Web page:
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Expert opinion

Europe of payments: the challenge of European sovereignty

Wednesday 14 August 2019 | 08:19 AM CET

Andréa Toucinho, Partelya Consulting: “It is important to invest in regulation, in security, and in a collaboration between markets and countries in order to create a real European strategy”

Despite real initiatives in the field of harmonisation, the Europe of payments remains a real puzzle of use cases and strategies. Southern European countries, such as Spain, Portugal, France and Italy, testify to this situation with differences between habits, payments tools, and even strategies.

Nevertheless, all these countries are conscious that developing a real European vision provides the possibility to address the global payments market and to compete with big tech companies and Internet giants in this field.

Digitalisation, new usage, European sovereignty

Southern Europe is facing big challenges when it comes to payments. First of all, there is social evolution. The development of the Internet, mobile, and ecommerce fosters payments usage based on digital solutions. For example, Italy is witnessing a growth in digital payments, which is two times higher than the European average.

This evolution is not a surprise: new usage is boosted by the new generation, which is connected to the smartphone and social media channels. The emergence of instant payments is also a part of this evolution that aims to provide an ‘instant’ payment for modern society and usage. Thus, the Italian financial market – and, above all, the Italian banks – welcomed instant payments as a modern way to address B2B and B2C new habits, despite huge problems, such as business models and costs. These remain real topics for a traditional market in which people don’t want any costs for the payment and don’t hesitate to return to cash, if necessary. Therefore, sociological evolution occurs.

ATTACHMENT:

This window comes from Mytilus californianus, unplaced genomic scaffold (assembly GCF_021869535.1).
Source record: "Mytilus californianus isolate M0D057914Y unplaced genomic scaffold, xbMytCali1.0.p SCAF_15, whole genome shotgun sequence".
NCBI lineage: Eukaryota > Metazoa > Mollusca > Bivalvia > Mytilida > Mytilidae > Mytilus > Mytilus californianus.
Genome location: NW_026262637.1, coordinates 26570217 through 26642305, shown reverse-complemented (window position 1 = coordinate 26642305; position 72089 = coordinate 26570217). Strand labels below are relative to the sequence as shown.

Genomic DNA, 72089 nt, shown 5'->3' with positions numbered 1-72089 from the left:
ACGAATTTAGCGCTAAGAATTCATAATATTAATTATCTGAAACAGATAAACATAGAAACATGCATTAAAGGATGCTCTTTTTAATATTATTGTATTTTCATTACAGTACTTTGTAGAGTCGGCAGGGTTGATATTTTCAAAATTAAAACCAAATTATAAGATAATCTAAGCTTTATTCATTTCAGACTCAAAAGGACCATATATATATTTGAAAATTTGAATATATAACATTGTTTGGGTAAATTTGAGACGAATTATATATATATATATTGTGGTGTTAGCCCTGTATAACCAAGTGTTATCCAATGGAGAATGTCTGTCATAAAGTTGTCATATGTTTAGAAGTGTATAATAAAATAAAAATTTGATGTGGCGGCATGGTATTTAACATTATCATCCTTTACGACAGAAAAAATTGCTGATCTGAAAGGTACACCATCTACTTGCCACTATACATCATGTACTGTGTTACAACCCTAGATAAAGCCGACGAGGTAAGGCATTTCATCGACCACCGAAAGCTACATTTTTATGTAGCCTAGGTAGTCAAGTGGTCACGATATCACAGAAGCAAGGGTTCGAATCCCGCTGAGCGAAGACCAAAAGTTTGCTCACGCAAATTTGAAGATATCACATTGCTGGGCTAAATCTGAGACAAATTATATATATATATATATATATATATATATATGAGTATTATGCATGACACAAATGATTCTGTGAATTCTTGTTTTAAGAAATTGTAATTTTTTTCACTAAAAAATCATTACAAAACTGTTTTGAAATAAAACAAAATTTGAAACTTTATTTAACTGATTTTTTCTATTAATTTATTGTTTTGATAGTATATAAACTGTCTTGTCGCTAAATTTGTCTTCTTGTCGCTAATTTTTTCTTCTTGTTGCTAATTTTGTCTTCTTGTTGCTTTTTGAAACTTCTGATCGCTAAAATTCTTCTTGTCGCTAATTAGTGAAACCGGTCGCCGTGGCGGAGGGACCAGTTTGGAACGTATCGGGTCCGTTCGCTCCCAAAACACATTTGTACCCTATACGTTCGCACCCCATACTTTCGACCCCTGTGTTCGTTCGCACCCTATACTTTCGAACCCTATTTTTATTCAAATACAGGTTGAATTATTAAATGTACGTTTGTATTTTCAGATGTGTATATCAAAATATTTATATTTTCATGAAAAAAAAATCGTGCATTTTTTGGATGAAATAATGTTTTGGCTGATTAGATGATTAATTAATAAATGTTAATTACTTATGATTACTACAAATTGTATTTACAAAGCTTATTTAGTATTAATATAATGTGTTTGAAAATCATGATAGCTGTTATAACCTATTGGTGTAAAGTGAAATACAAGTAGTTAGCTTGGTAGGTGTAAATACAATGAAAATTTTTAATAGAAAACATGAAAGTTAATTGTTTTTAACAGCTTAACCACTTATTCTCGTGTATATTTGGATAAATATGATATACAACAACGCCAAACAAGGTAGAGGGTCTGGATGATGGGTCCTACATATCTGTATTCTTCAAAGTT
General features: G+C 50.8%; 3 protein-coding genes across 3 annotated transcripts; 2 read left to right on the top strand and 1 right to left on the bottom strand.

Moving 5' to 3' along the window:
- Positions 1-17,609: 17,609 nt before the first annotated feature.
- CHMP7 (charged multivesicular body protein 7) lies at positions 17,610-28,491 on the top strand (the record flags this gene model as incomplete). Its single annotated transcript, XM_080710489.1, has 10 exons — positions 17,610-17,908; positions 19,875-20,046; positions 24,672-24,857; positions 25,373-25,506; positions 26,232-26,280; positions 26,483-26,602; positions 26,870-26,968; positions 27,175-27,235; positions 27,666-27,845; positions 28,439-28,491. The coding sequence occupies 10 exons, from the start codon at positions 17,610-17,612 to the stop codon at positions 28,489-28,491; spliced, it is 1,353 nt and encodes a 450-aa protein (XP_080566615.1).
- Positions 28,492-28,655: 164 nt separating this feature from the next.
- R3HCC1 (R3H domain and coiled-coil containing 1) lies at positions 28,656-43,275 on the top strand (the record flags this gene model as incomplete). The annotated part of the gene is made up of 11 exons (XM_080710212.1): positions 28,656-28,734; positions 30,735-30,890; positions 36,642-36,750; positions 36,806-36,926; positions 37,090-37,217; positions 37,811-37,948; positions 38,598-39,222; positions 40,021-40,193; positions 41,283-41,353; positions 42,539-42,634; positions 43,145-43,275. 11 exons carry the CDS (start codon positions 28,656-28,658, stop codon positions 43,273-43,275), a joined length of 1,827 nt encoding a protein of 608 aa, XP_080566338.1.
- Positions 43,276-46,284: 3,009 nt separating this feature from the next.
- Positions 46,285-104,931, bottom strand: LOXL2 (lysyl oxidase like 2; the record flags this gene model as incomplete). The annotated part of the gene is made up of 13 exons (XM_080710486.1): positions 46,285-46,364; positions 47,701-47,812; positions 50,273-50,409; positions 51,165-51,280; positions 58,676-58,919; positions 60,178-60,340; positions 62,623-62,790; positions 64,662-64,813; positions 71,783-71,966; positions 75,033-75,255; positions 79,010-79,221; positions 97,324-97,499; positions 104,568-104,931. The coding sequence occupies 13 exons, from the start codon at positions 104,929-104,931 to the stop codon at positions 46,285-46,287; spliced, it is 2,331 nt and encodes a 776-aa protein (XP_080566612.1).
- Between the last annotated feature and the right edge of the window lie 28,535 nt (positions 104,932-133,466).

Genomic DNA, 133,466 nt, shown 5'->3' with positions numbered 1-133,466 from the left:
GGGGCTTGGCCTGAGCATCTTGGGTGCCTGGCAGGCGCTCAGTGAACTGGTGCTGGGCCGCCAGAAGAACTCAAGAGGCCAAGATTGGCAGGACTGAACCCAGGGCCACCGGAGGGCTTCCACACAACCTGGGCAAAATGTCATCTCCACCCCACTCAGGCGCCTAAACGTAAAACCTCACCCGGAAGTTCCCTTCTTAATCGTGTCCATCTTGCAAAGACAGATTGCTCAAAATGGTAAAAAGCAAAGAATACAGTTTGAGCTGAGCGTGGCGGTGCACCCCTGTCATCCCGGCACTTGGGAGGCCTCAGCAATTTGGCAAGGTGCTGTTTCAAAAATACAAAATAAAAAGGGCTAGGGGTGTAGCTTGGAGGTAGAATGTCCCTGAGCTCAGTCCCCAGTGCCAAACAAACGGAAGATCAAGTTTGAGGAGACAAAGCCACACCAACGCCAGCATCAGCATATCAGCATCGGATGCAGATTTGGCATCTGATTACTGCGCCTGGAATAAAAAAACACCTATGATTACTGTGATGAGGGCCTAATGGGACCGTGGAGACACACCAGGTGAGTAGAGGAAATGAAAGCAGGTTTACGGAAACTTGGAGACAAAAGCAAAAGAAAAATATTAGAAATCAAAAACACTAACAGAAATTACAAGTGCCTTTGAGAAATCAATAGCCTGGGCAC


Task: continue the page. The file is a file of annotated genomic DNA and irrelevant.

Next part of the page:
Sociological evolution and geopolitical challenge

In many countries, such as Italy, Portugal, or even Spain, we witness a duality in the payments market between traditional generations, who use cash and national tools, and new generations, Millennials, who are better connected to new means of payments. Some institutions have already realised the importance of this challenge and are constantly informing and educating people in order to boost the evolution of the payments market. Portugal finds itself in this situation, as supervisor Banco de Portugal has invested in a communication campaign to promote instant payments across the country. This innovation is presented in video tutorials as a new means of payment linked to mobile and modern usage.

Last but not least, Europe (especially Southern Europe) is facing a geopolitical challenge: the necessity to create a real European framework in the area of payments and globalised economy. Instant payments represent one of the symbols of this challenge. We can also mention GDPR, or the necessity to create a European regulatory framework in the field of data, and PSD2, which opens the European payments market for more competition and innovation. Nevertheless, how can a real European payments and regulatory framework be created when each country has its own specificities? That’s one of the major challenges encountered by the European market and economy.